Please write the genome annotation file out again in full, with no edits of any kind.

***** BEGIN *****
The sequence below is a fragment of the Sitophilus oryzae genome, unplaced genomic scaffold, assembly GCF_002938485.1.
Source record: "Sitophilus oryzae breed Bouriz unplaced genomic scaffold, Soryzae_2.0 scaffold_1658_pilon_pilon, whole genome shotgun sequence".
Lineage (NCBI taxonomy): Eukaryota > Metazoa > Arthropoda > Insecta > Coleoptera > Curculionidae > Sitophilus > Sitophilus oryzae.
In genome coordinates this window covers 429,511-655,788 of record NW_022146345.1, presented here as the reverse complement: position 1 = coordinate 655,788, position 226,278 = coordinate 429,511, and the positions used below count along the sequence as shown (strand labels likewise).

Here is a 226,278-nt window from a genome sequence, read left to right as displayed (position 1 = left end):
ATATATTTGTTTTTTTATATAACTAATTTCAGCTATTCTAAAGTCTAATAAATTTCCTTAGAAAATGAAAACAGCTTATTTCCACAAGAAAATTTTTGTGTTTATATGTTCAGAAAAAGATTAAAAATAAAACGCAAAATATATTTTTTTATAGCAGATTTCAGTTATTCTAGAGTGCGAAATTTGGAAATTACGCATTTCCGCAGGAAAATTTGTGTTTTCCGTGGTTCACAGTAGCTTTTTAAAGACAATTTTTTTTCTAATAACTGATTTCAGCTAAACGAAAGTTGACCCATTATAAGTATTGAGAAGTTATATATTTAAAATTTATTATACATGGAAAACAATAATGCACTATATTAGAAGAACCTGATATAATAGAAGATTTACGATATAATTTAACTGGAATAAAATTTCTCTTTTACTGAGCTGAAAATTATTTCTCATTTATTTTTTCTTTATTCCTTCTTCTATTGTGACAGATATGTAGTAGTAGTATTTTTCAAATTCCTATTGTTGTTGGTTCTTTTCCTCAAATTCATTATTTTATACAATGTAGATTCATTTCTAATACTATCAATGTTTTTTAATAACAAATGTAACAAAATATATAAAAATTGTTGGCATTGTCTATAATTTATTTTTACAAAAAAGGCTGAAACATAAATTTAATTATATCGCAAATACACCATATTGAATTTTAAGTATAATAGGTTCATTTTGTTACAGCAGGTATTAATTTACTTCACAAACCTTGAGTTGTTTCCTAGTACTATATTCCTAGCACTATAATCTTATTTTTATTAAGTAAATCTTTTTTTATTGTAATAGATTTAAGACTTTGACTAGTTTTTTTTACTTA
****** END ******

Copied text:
The sequence below is a fragment of the Sitophilus oryzae genome, unplaced genomic scaffold, assembly GCF_002938485.1.
Source record: "Sitophilus oryzae breed Bouriz unplaced genomic scaffold, Soryzae_2.0 scaffold_1658_pilon_pilon, whole genome shotgun sequence".
Lineage (NCBI taxonomy): Eukaryota > Metazoa > Arthropoda > Insecta > Coleoptera > Curculionidae > Sitophilus > Sitophilus oryzae.
In genome coordinates this window covers 429,511-655,788 of record NW_022146345.1, presented here as the reverse complement: position 1 = coordinate 655,788, position 226,278 = coordinate 429,511, and the positions used below count along the sequence as shown (strand labels likewise).

Here is a 226,278-nt window from a genome sequence, read left to right as displayed (position 1 = left end):
ATATATTTGTTTTTTTATATAACTAATTTCAGCTATTCTAAAGTCTAATAAATTTCCTTAGAAAATGAAAACAGCTTATTTCCACAAGAAAATTTTTGTGTTTATATGTTCAGAAAAAGATTAAAAATAAAACGCAAAATATATTTTTTTATAGCAGATTTCAGTTATTCTAGAGTGCGAAATTTGGAAATTACGCATTTCCGCAGGAAAATTTGTGTTTTCCGTGGTTCACAGTAGCTTTTTAAAGACAATTTTTTTTCTAATAACTGATTTCAGCTAAACGAAAGTTGACCCATTATAAGTATTGAGAAGTTATATATTTAAAATTTATTATACATGGAAAACAATAATGCACTATATTAGAAGAACCTGATATAATAGAAGATTTACGATATAATTTAACTGGAATAAAATTTCTCTTTTACTGAGCTGAAAATTATTTCTCATTTATTTTTTCTTTATTCCTTCTTCTATTGTGACAGATATGTAGTAGTAGTATTTTTCAAATTCCTATTGTTGTTGGTTCTTTTCCTCAAATTCATTATTTTATACAATGTAGATTCATTTCTAATACTATCAATGTTTTTTAATAACAAATGTAACAAAATATATAAAAATTGTTGGCATTGTCTATAATTTATTTTTACAAAAAAGGCTGAAACATAAATTTAATTATATCGCAAATACACCATATTGAATTTTAAGTATAATAGGTTCATTTTGTTACAGCAGGTATTAATTTACTTCACAAACCTTGAGTTGTTTCCTAGTACTATATTCCTAGCACTATAATCTTATTTTTATTAAGTAAATCTTTTTTTATTGTAATAGATTTAAGACTTTGACTAGTTTTTTTTACTTA